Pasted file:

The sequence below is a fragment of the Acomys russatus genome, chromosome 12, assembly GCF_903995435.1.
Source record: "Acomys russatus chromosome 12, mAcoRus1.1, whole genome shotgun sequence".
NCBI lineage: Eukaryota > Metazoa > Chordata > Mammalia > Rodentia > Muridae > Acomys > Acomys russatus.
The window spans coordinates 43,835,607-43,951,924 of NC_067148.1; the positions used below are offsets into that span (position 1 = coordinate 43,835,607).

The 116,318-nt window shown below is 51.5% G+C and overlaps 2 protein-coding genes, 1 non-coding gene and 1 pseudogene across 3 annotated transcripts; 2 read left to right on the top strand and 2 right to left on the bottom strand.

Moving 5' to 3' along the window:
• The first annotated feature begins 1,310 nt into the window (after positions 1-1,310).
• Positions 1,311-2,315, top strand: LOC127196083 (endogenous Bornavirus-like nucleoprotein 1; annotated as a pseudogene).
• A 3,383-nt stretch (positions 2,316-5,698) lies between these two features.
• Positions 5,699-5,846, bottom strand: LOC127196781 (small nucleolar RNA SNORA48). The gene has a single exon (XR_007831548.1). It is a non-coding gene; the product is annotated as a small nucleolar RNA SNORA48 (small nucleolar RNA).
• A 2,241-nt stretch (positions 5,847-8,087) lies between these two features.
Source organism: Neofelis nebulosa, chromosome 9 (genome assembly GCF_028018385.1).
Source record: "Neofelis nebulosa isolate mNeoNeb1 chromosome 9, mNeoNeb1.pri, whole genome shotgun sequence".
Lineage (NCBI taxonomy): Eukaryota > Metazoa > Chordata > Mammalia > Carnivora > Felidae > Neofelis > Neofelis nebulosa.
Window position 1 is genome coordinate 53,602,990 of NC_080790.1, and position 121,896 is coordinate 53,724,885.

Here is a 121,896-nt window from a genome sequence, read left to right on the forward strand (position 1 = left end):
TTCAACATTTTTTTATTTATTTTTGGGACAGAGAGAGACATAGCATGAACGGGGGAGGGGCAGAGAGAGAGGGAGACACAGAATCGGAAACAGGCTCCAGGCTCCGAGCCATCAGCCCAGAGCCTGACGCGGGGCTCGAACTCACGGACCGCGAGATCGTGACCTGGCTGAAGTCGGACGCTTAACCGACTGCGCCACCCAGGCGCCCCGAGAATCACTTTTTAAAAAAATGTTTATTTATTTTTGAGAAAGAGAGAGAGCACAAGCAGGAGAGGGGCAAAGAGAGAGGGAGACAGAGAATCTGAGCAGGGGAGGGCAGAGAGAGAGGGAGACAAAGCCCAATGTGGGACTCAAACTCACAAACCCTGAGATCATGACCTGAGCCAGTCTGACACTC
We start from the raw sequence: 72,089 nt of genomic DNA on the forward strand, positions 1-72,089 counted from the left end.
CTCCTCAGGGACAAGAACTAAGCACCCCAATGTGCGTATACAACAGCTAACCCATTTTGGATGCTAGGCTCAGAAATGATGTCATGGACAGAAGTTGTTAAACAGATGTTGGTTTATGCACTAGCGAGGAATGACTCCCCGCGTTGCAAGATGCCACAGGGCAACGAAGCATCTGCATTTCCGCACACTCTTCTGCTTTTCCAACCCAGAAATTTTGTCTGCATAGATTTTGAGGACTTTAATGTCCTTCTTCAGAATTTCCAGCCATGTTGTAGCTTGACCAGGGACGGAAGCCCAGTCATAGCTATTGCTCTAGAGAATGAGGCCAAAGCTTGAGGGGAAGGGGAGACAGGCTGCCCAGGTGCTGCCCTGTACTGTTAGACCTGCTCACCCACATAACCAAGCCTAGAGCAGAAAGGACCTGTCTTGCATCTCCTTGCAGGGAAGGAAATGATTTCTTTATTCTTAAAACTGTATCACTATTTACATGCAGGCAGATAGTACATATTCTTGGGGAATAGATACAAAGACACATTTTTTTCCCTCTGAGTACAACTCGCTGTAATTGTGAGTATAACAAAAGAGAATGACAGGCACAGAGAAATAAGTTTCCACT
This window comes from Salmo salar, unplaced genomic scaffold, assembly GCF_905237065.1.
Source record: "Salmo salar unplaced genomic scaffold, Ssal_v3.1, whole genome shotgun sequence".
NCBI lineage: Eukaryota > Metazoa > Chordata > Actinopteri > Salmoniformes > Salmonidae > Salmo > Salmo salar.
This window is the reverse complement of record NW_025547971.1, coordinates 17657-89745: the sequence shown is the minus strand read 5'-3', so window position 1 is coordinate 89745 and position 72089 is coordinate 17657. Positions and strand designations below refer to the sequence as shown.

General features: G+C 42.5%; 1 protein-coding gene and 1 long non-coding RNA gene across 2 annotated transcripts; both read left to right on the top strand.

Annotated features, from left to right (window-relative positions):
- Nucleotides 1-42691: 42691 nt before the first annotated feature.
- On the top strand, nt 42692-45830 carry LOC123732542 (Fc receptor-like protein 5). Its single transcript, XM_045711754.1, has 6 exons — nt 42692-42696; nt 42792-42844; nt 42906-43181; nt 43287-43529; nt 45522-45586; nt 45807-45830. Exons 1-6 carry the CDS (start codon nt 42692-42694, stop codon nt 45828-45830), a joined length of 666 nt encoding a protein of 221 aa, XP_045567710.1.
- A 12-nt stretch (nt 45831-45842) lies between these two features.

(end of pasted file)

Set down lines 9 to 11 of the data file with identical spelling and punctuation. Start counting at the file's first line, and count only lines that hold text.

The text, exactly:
• A 3,383-nt stretch (positions 2,316-5,698) lies between these two features.
• Positions 5,699-5,846, bottom strand: LOC127196781 (small nucleolar RNA SNORA48). The gene has a single exon (XR_007831548.1). It is a non-coding gene; the product is annotated as a small nucleolar RNA SNORA48 (small nucleolar RNA).
• A 2,241-nt stretch (positions 5,847-8,087) lies between these two features.